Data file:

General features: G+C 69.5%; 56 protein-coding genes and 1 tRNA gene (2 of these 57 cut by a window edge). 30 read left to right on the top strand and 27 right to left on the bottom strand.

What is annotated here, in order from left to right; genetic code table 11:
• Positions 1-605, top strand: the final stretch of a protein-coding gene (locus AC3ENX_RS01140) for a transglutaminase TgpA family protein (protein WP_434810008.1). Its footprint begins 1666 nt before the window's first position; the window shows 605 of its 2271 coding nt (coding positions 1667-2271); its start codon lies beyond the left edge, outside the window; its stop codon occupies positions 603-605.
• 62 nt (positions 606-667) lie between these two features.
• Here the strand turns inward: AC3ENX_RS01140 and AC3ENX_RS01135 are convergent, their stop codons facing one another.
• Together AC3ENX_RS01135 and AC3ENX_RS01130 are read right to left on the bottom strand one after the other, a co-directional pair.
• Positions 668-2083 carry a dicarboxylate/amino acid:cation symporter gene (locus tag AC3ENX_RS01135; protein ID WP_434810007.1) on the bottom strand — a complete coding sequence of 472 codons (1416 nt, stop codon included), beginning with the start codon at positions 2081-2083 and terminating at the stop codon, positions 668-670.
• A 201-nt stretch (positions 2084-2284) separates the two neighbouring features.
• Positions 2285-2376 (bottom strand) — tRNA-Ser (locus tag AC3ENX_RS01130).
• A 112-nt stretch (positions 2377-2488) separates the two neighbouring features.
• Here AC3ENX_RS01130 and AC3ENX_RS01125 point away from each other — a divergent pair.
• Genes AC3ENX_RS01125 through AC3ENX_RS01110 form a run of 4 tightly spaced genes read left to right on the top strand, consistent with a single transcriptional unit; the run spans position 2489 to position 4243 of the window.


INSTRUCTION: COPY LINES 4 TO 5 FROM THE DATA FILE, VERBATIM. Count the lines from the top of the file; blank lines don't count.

• 62 nt (positions 606-667) lie between these two features.
• Here the strand turns inward: AC3ENX_RS01140 and AC3ENX_RS01135 are convergent, their stop codons facing one another.